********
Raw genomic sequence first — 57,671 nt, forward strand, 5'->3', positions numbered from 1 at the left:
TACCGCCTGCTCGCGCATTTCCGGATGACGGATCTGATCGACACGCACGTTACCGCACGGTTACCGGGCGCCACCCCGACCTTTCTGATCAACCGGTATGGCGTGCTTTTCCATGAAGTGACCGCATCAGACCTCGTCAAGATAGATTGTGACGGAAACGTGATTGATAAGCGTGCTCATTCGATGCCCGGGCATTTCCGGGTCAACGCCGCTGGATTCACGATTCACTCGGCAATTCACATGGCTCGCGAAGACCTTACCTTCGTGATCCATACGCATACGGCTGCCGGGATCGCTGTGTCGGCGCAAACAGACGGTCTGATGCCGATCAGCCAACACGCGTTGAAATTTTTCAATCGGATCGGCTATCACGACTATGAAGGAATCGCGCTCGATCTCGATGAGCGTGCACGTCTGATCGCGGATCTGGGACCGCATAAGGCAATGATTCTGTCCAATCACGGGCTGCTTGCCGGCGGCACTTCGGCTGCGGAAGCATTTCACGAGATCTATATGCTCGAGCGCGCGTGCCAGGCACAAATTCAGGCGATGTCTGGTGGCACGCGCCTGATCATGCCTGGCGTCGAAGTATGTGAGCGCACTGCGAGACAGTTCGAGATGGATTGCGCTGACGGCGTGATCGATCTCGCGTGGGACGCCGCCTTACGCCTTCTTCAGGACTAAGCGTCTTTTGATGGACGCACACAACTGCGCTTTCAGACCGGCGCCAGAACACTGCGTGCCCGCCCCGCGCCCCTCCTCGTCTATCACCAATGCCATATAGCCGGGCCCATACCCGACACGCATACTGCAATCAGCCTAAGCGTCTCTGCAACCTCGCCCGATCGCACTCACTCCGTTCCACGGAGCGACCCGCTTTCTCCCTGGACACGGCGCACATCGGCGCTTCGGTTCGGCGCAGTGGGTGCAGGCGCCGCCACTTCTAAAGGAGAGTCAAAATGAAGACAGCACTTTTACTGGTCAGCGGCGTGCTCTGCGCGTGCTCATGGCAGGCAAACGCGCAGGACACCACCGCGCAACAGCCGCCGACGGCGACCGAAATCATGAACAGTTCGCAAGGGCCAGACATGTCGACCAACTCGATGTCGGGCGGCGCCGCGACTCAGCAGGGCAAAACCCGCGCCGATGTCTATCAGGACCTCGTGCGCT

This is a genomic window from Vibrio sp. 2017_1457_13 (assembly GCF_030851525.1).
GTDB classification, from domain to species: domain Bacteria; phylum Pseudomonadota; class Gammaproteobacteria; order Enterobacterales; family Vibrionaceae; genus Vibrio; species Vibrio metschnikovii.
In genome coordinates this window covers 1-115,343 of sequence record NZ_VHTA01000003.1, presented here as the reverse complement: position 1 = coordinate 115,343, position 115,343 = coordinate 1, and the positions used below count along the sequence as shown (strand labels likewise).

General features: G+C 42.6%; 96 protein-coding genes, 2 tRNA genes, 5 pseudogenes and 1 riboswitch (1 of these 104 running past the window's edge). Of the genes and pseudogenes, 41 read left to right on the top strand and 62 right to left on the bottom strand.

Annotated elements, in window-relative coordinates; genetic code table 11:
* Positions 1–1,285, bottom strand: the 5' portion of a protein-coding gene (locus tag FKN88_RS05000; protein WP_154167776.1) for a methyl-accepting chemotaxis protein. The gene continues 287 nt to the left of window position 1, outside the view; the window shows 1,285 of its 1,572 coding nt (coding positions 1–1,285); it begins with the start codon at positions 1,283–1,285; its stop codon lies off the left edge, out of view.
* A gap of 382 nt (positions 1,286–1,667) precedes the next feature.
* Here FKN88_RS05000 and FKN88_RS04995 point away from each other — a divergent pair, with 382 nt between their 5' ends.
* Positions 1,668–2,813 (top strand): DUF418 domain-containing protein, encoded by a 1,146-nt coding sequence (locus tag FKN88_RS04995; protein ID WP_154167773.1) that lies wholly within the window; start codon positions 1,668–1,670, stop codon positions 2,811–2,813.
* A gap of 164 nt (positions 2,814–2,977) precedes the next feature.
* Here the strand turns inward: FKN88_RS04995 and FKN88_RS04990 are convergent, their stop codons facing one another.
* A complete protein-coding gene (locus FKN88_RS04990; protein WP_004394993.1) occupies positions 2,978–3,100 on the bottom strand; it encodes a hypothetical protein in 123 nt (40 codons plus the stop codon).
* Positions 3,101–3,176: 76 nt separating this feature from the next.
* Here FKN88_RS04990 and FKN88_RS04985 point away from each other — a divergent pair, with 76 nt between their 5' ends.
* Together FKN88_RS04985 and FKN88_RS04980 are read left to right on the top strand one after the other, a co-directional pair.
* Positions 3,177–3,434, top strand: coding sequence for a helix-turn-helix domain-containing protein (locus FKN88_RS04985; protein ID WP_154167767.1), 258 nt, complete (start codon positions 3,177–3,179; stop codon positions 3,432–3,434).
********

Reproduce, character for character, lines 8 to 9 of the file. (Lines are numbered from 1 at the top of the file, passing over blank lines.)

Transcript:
* Positions 1–1,285, bottom strand: the 5' portion of a protein-coding gene (locus tag FKN88_RS05000; protein WP_154167776.1) for a methyl-accepting chemotaxis protein. The gene continues 287 nt to the left of window position 1, outside the view; the window shows 1,285 of its 1,572 coding nt (coding positions 1–1,285); it begins with the start codon at positions 1,283–1,285; its stop codon lies off the left edge, out of view.
* A gap of 382 nt (positions 1,286–1,667) precedes the next feature.